Guidelines on species selection, planting locations and maintenance to achieve environmental and economic benefits while maintaining drainage capacity.

A Stream Management Model
A walk-through guide to the stream management display and demonstration at the Ohio Farm Science Reviews Gwynne Conservation Area.

Biotechnical Projects in Ohio
Biotechnical practices using vegetation and other natural materials are defined, and several projects using these techniques are described and mapped.
Contacts for on-site visits to some of these sites are listed.

Tree Kickers
Construction guidelines for using hardwood logs anchored to a streambank at an angle to divert stream flow energy away from undercutting the streambank.

Evergreen Revetments
Construction guidelines for creating a buffer system made of cut evergreen trees attached to each other and anchored into an eroding streambank.

Forested Buffer Strips
Benefits of vegetation left or restored along streams.

Live Fascines
Construction guidelines for protecting streambanks with long bundles of live woody vegetation placed in shallow entrenchments parallel to the flow of the stream.

Gabion Revetments
Construction guidelines for protecting submerged streambanks by placing stone-filled wire baskets in shallow entrenchments along the stream.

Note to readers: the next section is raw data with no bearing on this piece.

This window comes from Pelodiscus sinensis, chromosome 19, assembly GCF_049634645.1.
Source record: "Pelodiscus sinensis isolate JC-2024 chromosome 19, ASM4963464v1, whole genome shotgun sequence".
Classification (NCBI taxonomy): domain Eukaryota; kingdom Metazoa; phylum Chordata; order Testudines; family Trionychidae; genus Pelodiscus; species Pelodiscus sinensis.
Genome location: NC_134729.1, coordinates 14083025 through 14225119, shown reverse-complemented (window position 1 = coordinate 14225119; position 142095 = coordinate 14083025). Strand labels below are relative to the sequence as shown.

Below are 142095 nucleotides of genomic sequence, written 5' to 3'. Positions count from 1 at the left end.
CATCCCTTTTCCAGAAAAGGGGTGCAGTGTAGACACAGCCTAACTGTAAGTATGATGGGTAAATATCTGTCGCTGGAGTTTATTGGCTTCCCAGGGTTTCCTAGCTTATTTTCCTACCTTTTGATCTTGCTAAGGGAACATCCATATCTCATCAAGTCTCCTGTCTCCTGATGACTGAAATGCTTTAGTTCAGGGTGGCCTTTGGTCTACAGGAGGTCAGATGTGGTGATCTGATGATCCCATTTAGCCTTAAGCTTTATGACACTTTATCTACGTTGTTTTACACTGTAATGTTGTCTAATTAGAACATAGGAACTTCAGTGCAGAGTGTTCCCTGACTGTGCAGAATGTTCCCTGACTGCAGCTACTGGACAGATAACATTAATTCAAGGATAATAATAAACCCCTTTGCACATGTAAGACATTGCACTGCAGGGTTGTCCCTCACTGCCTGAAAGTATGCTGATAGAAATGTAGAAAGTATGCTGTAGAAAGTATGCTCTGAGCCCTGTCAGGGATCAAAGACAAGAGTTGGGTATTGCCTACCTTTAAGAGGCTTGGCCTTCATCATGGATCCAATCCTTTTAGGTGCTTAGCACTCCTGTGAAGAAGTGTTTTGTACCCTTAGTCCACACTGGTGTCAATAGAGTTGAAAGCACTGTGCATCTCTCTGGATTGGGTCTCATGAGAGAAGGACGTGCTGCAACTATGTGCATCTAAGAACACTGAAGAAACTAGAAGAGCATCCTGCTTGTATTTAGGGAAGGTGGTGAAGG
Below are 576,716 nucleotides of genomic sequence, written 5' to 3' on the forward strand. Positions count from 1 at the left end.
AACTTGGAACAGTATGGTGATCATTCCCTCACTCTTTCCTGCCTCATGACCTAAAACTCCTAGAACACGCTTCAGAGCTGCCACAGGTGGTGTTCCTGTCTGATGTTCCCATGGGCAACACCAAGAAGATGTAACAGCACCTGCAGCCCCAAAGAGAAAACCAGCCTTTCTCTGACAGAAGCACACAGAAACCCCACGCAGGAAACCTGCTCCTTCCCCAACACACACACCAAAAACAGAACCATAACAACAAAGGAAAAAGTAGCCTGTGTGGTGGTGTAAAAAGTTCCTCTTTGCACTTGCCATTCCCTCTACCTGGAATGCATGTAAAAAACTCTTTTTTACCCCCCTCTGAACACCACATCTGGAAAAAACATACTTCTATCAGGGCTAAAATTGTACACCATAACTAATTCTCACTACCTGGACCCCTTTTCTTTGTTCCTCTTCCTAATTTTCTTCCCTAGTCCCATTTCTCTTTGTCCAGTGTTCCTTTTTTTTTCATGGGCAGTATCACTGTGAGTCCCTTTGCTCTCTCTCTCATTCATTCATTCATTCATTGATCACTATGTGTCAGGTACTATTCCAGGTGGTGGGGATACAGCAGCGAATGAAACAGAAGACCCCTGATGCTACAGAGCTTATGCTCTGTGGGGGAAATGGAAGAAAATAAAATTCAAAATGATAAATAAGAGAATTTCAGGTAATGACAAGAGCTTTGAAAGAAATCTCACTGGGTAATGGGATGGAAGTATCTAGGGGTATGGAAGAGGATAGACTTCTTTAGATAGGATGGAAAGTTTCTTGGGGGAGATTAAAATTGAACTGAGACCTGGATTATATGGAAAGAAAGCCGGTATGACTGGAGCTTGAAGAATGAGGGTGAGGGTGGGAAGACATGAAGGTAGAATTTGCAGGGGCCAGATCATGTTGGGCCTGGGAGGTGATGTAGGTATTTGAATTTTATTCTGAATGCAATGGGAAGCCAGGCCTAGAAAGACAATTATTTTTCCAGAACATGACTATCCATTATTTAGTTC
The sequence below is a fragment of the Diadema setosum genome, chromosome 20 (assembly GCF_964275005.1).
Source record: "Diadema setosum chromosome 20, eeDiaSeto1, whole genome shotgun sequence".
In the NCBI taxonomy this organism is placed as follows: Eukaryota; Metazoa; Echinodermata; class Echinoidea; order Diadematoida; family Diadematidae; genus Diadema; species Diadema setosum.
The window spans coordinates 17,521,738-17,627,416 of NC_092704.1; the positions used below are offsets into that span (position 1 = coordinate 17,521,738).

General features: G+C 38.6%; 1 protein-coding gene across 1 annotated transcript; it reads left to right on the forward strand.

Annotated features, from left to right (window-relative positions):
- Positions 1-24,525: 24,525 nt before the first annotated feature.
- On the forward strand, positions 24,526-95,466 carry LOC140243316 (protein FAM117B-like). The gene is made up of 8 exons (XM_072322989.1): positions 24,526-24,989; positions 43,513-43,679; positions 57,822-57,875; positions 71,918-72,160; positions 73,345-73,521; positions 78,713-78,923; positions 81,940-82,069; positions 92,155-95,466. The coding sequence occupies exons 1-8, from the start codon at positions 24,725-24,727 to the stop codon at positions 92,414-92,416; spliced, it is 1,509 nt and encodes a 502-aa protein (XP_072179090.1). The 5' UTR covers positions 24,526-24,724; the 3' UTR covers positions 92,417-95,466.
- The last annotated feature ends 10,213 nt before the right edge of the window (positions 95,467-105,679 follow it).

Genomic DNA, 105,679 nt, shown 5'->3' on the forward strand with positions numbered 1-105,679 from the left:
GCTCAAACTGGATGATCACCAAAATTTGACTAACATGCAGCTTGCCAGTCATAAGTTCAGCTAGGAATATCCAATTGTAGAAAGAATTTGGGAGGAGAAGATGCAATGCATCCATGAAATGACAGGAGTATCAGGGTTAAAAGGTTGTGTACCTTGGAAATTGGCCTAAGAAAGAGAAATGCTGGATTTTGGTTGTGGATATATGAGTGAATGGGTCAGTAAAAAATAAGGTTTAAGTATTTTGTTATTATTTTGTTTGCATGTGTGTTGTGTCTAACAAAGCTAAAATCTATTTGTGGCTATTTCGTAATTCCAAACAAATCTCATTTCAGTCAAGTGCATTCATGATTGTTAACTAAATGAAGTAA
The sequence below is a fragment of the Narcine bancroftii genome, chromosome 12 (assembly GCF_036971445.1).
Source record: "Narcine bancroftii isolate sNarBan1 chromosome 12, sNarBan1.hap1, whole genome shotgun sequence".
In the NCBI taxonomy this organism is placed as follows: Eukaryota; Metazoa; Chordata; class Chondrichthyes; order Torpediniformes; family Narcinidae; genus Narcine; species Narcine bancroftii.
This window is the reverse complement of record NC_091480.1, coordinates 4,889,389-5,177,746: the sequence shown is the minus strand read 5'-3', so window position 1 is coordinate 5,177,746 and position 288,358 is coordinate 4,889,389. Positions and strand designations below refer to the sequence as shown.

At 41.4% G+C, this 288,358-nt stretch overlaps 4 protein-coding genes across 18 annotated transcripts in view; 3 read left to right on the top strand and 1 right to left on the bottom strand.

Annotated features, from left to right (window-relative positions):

Riprap Revetments
Construction guidelines for protecting streambanks by layering various size rocks along a sloping bank.

Live Cribwalls
Definition, use, and guidelines for constructing cribwalls to aid in the establishment of willow cuttings on streambanks.

Stream Debris and Obstruction Removal
Questions and answers to assist landowners in maintaining a free flowing stream without logjams.

Deflectors
A description of the procedures and materials necessary to stabilize streambanks by directing the current away from the outside of a stream meander.

Eddy Rocks
Construction guidelines for placing groupings of large rocks in small streams or modified channels to help restore
natural stream features and enhance in-stream habitat.

Large Woody Debris in Streams
The benefits of all woody material left in and along the stream.

Gravel Riffles
Construction guidelines for the procedure of placing gravel and cobble-sized stones at intervals in a modified or heavily
impacted stream in order to stabilize the substrate.

Vegetative Plantings/Species Selection 
Bioengineering
         Restoring Stream Greenways  
         Biotechnical Stream Bank Protection  
         Planning Biotechnical Streambank Protection  

Additionally, a technical field guide Stream Corridor Restoration:  Principles, Processes and Practices prepared by the
USDA Natural Resource Conservation Service is available on-line.  

There are many benefits to maintaining the natural riparian corridor. Among other things, natural corridors provide a variety of functions including: storing flood waters, filtering pollutants, recharging groundwater, and providing habitat for plants and animals. 
If you own property containing or adjacent to a stream, our office recommends establishing a management plan.  

The following information has been established to inform landowners on the importance of protecting and restoring these vital habitats.


Stream Management Brochure  
Common Flooding Myth  
Common Myth about Yard Waste  
Benefits of Riparian Trees
“Life at the Water’s Edge:  A stream reference manual for the homeowner.” (contact our office for a copy)